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Preventing Sexual Violence: Can Examination of Offense Location Inform

NCJ Number
Date Published
June 2011
8 pages
This study examined locations where sex offenders first come into contact with their victims and whether sex crime locations differ among those who perpetrate offenses against children compared with those who commit offenses against adults; this study also examined actuarial risk scores and recidivism rates among offenders who met victims in child-dense public locations to determine whether these offenders are more at risk of reoffending.
Recently, legislative initiatives to prevent sex-crime recidivism include the passage of child safety zones ( also called loitering zones) that prohibit sex offenders from lingering near places where children congregate. The ability of policies such as these or residence restriction to curb sexual recidivism depends on the empirical reality of sex offender perpetration patterns. In the current study, descriptive analyses based on archival sex offender file review (n = 1,557), revealed that offenders primarily committed their offenses in private residences (67 percent). Relatively few offenders (4.4 percent) contacted their victims in child-dense public locations. Also, offenders who perpetrated crimes against children were more likely to meet victims within a residence, and those who perpetrated crimes against adults were more likely to encounter victims in a more public location (e.g., bar or workplace). Although only 3.7 percent of all offenders in this sample sexually reoffended, those who reoffended were more likely to have met their victim in a child-dense public location than those who did not reoffend. Current sex crime policies that focus only on where offenders live may fail to focus on where offenders go and also may misdirect efforts away from the place where sex crimes most often occur, i.e., in the home. (Publisher abstract modified)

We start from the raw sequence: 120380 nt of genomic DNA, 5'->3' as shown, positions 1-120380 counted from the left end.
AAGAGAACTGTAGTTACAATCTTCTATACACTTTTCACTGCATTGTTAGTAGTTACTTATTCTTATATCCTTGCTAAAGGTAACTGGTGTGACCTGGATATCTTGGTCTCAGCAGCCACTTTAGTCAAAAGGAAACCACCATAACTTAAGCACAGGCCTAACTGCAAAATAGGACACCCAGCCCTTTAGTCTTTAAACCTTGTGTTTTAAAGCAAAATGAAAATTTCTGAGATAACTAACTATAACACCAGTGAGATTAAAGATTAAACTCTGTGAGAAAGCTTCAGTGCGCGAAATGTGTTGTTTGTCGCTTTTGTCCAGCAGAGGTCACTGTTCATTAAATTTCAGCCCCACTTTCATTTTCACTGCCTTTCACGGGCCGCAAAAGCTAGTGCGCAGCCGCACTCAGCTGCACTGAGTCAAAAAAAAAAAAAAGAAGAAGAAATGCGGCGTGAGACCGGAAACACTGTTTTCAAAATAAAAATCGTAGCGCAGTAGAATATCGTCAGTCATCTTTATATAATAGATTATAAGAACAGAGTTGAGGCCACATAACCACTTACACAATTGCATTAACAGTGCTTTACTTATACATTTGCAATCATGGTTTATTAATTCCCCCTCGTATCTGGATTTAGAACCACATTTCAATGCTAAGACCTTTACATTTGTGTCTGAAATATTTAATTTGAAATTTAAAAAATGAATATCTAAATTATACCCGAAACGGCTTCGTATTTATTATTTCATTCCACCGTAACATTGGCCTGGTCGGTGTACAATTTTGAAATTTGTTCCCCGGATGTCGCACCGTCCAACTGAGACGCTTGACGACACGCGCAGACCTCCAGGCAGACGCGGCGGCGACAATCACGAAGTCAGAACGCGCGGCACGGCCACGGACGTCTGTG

Date Published: June 1, 2011